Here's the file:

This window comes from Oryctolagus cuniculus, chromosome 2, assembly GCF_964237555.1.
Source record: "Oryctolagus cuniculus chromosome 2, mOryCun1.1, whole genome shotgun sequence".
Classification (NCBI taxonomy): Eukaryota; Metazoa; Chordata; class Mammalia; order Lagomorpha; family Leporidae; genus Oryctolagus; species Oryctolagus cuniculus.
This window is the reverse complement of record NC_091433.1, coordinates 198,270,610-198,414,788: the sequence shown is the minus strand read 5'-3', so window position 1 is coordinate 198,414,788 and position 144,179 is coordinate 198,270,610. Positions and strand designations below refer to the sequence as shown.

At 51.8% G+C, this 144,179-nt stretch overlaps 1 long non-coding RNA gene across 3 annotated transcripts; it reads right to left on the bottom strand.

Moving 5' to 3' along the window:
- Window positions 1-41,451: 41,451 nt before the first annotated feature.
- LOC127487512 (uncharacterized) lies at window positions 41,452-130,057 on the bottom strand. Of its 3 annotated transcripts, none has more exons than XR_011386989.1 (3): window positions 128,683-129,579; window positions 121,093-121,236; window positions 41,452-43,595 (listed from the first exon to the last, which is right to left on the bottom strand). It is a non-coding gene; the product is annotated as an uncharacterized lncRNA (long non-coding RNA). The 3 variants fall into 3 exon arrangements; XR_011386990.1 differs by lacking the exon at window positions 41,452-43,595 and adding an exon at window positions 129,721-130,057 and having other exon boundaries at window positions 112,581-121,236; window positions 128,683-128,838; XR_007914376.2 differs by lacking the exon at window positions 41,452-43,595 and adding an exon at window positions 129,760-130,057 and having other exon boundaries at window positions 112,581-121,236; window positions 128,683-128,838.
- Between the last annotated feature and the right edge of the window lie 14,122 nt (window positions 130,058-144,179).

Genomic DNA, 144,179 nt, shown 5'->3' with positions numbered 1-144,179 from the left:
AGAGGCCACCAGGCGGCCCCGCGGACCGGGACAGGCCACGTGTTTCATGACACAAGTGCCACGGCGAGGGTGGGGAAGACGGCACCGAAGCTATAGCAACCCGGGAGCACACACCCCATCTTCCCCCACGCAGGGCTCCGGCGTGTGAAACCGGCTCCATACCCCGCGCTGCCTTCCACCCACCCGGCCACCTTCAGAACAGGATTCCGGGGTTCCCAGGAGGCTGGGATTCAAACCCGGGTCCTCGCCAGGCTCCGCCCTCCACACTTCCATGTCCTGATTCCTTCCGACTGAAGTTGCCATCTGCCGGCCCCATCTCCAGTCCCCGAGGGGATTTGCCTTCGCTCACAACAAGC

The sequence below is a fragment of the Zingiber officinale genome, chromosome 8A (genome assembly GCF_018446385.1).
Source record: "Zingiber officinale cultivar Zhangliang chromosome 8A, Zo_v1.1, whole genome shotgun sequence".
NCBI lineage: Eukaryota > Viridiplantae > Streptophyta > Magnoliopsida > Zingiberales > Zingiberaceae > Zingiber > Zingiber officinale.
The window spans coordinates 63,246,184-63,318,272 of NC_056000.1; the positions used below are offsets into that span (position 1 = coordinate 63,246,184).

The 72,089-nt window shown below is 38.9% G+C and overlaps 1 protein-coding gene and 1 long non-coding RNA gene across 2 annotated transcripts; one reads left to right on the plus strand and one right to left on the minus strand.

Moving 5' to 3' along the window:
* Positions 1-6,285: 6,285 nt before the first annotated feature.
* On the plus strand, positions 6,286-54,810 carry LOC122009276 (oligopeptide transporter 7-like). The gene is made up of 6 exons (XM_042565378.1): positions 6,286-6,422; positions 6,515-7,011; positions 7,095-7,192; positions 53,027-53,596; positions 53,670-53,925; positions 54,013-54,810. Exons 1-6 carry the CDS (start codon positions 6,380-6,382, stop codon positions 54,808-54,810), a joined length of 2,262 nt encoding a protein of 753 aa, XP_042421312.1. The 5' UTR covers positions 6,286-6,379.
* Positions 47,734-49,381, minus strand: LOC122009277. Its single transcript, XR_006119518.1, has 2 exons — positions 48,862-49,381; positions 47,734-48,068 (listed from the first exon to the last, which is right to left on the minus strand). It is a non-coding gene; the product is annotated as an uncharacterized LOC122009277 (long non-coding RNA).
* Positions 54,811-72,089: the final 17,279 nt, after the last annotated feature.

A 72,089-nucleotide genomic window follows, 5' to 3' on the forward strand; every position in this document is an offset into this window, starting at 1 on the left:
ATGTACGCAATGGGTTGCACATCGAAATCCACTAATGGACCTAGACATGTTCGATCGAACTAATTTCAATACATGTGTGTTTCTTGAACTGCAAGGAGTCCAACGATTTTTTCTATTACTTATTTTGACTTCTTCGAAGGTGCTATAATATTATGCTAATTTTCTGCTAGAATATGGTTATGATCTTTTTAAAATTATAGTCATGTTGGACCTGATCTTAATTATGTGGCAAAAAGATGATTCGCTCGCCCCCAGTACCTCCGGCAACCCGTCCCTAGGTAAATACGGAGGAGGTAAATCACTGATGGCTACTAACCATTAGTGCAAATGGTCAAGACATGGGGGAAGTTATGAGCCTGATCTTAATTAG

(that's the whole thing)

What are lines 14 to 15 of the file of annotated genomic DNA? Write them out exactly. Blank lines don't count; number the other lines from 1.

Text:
NCBI lineage: Eukaryota > Viridiplantae > Streptophyta > Magnoliopsida > Zingiberales > Zingiberaceae > Zingiber > Zingiber officinale.
The window spans coordinates 63,246,184-63,318,272 of NC_056000.1; the positions used below are offsets into that span (position 1 = coordinate 63,246,184).